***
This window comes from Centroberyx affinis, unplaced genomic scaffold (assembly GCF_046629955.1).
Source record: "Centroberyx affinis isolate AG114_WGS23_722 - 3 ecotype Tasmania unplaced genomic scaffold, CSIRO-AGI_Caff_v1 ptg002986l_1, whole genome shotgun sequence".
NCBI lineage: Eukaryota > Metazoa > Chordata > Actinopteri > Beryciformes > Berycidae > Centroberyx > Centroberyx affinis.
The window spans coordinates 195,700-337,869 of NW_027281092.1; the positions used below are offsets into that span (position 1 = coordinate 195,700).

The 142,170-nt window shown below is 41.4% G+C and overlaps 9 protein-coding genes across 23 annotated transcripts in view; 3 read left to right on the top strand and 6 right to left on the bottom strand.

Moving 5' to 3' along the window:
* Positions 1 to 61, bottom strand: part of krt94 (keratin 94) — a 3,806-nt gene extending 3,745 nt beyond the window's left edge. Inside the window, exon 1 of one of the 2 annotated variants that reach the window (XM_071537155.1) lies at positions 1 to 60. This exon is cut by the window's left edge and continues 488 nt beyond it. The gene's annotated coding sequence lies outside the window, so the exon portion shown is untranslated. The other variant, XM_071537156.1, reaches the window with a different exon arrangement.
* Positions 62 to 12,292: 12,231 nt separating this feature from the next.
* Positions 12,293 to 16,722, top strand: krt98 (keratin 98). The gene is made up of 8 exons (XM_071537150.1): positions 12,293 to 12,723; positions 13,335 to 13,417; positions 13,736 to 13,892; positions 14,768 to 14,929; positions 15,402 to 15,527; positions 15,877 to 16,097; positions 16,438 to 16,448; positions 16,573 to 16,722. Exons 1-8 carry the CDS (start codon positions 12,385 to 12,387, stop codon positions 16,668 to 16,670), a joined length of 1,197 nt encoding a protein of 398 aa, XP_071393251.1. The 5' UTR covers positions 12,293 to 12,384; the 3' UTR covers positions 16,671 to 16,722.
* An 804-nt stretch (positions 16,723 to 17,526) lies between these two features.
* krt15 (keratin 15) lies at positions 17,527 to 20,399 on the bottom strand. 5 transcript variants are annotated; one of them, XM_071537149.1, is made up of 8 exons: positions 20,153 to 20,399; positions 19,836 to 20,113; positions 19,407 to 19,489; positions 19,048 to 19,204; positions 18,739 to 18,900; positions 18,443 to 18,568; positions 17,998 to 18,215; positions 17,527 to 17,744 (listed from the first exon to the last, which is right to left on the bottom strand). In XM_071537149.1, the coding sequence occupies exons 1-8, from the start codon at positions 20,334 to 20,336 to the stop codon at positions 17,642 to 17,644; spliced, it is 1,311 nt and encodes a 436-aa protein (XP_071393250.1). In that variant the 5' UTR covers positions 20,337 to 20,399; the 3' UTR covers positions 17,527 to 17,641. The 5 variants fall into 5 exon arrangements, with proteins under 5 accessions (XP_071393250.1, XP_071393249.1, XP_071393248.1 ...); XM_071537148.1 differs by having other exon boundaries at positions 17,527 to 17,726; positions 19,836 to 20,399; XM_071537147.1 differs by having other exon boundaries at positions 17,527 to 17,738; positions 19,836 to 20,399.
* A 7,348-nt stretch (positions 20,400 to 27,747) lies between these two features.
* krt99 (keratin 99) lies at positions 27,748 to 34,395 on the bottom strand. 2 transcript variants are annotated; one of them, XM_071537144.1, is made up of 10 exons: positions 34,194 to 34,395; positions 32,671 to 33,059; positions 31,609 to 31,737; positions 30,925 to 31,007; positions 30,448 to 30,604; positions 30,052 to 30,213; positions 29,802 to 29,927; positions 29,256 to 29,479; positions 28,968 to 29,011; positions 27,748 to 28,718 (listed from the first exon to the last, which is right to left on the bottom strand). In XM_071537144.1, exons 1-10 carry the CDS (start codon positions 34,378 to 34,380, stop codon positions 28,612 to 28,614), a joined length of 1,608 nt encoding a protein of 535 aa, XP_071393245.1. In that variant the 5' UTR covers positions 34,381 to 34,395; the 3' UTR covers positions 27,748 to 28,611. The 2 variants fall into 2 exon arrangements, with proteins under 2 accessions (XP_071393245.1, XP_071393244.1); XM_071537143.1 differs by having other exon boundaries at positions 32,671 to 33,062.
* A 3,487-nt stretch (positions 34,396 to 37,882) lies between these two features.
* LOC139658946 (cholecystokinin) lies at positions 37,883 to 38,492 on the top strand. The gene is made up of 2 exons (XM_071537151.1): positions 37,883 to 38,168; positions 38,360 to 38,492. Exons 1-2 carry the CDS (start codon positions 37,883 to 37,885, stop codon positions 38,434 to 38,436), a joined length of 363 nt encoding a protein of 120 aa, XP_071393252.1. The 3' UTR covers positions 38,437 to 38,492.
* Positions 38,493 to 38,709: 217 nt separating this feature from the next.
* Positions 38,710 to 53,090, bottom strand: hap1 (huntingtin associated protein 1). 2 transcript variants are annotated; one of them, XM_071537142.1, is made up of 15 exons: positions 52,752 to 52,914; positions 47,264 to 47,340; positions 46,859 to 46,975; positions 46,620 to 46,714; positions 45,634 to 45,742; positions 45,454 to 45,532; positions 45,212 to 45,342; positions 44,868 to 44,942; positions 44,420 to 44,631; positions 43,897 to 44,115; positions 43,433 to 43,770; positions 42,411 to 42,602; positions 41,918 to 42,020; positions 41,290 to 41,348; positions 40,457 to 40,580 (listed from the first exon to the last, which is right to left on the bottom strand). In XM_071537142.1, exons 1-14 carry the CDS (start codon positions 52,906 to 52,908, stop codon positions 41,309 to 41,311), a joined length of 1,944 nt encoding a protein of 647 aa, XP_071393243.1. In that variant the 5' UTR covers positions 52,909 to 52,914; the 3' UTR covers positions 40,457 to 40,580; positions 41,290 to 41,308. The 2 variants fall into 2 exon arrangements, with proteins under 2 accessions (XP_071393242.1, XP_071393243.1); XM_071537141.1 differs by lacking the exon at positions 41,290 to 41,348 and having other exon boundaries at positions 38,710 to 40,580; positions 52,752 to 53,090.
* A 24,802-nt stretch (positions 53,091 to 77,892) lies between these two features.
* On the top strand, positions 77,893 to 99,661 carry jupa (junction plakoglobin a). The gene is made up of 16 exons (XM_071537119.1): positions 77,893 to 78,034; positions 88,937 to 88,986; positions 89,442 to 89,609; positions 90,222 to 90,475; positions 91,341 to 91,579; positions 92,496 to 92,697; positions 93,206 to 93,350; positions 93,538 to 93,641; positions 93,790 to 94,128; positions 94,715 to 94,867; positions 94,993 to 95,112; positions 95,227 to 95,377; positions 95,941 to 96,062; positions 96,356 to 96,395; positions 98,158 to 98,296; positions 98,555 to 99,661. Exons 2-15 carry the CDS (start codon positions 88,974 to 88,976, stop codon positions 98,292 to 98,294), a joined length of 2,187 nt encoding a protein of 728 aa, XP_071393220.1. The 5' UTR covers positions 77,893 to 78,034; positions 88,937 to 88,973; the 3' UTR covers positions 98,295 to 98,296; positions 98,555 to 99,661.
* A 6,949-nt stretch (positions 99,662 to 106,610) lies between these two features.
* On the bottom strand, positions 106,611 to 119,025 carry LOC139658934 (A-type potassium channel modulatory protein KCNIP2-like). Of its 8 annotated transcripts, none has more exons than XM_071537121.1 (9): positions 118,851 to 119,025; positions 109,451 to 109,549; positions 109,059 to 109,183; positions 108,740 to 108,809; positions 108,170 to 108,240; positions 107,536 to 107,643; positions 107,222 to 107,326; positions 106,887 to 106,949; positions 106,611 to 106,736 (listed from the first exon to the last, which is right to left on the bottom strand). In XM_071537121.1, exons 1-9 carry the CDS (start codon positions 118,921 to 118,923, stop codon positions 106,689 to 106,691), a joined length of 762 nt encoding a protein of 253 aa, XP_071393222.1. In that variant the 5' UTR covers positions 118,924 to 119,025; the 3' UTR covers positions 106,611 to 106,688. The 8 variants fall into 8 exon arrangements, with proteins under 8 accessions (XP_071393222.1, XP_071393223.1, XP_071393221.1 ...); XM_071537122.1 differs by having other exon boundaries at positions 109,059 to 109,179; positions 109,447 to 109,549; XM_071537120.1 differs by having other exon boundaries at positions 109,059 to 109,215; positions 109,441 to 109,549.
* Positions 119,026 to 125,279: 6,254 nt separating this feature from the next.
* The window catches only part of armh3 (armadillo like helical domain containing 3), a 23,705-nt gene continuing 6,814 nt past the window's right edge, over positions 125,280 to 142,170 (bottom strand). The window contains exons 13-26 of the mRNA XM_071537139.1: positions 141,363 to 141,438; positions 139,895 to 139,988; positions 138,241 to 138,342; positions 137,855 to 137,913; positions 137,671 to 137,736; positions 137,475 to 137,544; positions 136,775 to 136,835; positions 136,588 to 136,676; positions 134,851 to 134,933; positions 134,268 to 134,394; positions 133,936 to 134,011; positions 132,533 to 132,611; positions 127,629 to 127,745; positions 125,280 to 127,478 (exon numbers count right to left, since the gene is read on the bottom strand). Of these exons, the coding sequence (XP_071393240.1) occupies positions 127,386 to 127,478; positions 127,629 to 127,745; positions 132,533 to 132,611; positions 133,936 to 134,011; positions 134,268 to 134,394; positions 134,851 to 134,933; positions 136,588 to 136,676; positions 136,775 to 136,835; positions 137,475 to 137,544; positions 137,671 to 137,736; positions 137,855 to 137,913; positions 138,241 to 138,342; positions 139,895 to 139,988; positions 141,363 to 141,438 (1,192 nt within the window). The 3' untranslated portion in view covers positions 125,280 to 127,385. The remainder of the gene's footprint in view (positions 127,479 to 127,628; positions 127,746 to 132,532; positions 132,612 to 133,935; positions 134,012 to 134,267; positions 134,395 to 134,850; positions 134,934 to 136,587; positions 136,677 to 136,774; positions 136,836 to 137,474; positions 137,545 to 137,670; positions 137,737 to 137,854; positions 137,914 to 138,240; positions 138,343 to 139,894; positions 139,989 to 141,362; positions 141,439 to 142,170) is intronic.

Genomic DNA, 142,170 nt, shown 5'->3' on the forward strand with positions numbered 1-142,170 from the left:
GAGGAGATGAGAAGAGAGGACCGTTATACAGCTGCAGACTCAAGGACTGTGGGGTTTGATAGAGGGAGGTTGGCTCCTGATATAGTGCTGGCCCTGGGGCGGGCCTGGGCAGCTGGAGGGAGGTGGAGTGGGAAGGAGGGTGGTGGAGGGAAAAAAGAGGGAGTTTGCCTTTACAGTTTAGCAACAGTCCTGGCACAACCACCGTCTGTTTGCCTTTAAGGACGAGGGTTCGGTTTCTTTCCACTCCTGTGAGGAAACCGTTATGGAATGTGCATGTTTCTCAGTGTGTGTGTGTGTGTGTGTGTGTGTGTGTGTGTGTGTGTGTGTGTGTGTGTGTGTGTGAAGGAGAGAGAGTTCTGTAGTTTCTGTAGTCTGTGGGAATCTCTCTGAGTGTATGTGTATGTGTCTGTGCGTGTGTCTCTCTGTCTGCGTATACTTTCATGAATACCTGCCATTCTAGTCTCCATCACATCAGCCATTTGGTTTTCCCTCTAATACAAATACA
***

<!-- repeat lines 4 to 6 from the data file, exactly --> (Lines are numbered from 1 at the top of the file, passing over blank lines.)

The window spans coordinates 195,700-337,869 of NW_027281092.1; the positions used below are offsets into that span (position 1 = coordinate 195,700).

The 142,170-nt window shown below is 41.4% G+C and overlaps 9 protein-coding genes across 23 annotated transcripts in view; 3 read left to right on the top strand and 6 right to left on the bottom strand.

Moving 5' to 3' along the window: